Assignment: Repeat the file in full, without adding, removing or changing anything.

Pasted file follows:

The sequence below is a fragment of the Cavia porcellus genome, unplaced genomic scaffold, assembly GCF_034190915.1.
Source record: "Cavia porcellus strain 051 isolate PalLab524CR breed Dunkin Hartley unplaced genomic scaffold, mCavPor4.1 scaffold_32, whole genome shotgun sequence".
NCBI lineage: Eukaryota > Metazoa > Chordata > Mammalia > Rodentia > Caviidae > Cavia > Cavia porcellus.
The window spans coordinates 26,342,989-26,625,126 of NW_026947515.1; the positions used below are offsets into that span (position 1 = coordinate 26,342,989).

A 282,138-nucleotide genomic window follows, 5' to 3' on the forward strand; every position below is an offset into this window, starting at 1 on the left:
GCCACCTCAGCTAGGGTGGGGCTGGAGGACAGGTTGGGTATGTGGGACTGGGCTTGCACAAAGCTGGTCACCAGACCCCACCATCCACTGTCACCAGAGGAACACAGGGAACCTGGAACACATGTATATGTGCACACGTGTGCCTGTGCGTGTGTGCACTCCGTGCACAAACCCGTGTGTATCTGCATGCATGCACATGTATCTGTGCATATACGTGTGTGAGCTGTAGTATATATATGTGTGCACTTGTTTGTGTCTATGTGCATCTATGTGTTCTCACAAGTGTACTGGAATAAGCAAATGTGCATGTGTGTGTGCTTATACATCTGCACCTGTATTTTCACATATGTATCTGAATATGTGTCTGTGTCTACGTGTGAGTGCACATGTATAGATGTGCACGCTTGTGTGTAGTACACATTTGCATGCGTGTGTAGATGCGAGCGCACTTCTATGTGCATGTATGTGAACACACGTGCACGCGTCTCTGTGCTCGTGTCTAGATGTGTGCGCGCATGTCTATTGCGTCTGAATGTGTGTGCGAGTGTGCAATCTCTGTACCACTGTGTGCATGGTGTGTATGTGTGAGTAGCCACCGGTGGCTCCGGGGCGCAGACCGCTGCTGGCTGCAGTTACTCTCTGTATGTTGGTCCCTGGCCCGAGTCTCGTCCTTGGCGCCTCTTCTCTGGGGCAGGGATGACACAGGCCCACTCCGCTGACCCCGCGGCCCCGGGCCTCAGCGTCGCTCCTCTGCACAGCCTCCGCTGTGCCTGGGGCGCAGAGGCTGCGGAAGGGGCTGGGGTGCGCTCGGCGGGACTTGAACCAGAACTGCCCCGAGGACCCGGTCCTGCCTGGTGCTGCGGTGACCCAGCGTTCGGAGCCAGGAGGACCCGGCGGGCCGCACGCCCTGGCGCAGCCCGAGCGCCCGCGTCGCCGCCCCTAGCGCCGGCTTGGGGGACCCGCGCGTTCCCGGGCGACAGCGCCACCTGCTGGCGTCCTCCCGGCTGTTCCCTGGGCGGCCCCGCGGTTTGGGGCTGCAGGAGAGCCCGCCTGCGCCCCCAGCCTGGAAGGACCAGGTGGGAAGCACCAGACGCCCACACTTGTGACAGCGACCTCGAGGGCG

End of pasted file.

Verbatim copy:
The sequence below is a fragment of the Cavia porcellus genome, unplaced genomic scaffold, assembly GCF_034190915.1.
Source record: "Cavia porcellus strain 051 isolate PalLab524CR breed Dunkin Hartley unplaced genomic scaffold, mCavPor4.1 scaffold_32, whole genome shotgun sequence".
NCBI lineage: Eukaryota > Metazoa > Chordata > Mammalia > Rodentia > Caviidae > Cavia > Cavia porcellus.
The window spans coordinates 26,342,989-26,625,126 of NW_026947515.1; the positions used below are offsets into that span (position 1 = coordinate 26,342,989).

A 282,138-nucleotide genomic window follows, 5' to 3' on the forward strand; every position below is an offset into this window, starting at 1 on the left:
GCCACCTCAGCTAGGGTGGGGCTGGAGGACAGGTTGGGTATGTGGGACTGGGCTTGCACAAAGCTGGTCACCAGACCCCACCATCCACTGTCACCAGAGGAACACAGGGAACCTGGAACACATGTATATGTGCACACGTGTGCCTGTGCGTGTGTGCACTCCGTGCACAAACCCGTGTGTATCTGCATGCATGCACATGTATCTGTGCATATACGTGTGTGAGCTGTAGTATATATATGTGTGCACTTGTTTGTGTCTATGTGCATCTATGTGTTCTCACAAGTGTACTGGAATAAGCAAATGTGCATGTGTGTGTGCTTATACATCTGCACCTGTATTTTCACATATGTATCTGAATATGTGTCTGTGTCTACGTGTGAGTGCACATGTATAGATGTGCACGCTTGTGTGTAGTACACATTTGCATGCGTGTGTAGATGCGAGCGCACTTCTATGTGCATGTATGTGAACACACGTGCACGCGTCTCTGTGCTCGTGTCTAGATGTGTGCGCGCATGTCTATTGCGTCTGAATGTGTGTGCGAGTGTGCAATCTCTGTACCACTGTGTGCATGGTGTGTATGTGTGAGTAGCCACCGGTGGCTCCGGGGCGCAGACCGCTGCTGGCTGCAGTTACTCTCTGTATGTTGGTCCCTGGCCCGAGTCTCGTCCTTGGCGCCTCTTCTCTGGGGCAGGGATGACACAGGCCCACTCCGCTGACCCCGCGGCCCCGGGCCTCAGCGTCGCTCCTCTGCACAGCCTCCGCTGTGCCTGGGGCGCAGAGGCTGCGGAAGGGGCTGGGGTGCGCTCGGCGGGACTTGAACCAGAACTGCCCCGAGGACCCGGTCCTGCCTGGTGCTGCGGTGACCCAGCGTTCGGAGCCAGGAGGACCCGGCGGGCCGCACGCCCTGGCGCAGCCCGAGCGCCCGCGTCGCCGCCCCTAGCGCCGGCTTGGGGGACCCGCGCGTTCCCGGGCGACAGCGCCACCTGCTGGCGTCCTCCCGGCTGTTCCCTGGGCGGCCCCGCGGTTTGGGGCTGCAGGAGAGCCCGCCTGCGCCCCCAGCCTGGAAGGACCAGGTGGGAAGCACCAGACGCCCACACTTGTGACAGCGACCTCGAGGGCG